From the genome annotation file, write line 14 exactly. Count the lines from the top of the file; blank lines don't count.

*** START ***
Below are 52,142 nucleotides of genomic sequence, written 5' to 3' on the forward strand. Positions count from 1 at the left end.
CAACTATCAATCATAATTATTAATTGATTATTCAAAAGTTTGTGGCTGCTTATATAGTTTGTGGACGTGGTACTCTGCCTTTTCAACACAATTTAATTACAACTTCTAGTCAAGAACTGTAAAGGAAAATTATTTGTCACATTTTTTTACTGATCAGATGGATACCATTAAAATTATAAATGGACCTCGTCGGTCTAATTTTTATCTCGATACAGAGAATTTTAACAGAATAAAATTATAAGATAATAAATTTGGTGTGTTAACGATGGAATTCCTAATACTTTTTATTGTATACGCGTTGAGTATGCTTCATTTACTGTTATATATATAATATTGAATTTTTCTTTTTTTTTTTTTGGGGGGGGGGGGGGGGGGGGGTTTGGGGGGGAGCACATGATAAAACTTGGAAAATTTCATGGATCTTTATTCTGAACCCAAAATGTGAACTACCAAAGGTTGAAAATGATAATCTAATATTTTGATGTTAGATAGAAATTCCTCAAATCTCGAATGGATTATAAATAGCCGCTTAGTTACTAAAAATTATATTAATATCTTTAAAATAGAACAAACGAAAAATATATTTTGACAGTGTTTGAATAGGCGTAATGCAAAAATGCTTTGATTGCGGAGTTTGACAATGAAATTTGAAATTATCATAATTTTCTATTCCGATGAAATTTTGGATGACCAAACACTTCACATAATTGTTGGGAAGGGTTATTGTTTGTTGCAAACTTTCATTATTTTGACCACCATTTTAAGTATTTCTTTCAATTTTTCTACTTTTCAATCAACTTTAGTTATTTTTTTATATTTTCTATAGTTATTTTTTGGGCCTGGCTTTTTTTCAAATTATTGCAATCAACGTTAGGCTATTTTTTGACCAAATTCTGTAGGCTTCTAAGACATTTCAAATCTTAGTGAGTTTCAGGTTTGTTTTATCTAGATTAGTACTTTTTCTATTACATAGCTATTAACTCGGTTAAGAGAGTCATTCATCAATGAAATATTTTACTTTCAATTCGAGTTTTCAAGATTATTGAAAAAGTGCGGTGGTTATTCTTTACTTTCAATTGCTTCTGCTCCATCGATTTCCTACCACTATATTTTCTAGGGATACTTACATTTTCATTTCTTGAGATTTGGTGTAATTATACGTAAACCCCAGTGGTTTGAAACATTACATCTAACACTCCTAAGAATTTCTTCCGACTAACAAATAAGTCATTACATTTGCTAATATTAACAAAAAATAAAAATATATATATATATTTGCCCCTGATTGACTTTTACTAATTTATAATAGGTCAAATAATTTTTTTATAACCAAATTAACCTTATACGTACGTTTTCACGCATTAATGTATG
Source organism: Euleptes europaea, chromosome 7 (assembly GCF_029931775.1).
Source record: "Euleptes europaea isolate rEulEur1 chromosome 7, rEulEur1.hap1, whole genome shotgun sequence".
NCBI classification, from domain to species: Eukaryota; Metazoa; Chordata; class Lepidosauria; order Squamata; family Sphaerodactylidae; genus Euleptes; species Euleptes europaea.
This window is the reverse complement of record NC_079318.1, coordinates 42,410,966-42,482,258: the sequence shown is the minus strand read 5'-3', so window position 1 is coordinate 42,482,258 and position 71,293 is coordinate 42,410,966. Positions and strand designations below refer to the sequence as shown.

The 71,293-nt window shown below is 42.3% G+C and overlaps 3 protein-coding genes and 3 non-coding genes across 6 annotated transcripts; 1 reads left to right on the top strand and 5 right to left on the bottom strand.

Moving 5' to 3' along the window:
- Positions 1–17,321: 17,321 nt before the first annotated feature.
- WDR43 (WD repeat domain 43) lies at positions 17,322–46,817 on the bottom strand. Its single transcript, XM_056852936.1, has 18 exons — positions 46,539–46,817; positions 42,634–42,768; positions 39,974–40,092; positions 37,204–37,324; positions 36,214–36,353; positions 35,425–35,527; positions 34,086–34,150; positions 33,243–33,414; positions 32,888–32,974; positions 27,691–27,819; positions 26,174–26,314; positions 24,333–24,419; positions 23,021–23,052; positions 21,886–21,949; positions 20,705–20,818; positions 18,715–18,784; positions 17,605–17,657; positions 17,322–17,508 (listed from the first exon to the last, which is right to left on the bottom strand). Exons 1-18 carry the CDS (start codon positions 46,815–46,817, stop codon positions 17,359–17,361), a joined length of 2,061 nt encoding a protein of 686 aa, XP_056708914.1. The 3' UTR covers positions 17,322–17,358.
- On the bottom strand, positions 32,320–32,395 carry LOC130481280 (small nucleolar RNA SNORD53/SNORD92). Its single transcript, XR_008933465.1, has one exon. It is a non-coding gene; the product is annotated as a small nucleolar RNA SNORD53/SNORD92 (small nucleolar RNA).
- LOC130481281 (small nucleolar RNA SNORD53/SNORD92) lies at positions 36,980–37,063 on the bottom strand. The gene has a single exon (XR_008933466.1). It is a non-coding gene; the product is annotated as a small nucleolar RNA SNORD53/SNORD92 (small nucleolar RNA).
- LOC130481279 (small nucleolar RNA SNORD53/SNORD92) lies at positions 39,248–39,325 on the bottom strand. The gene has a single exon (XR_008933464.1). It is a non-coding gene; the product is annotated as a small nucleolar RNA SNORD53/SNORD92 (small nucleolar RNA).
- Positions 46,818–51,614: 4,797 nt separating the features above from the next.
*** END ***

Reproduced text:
- Positions 46,818–51,614: 4,797 nt separating the features above from the next.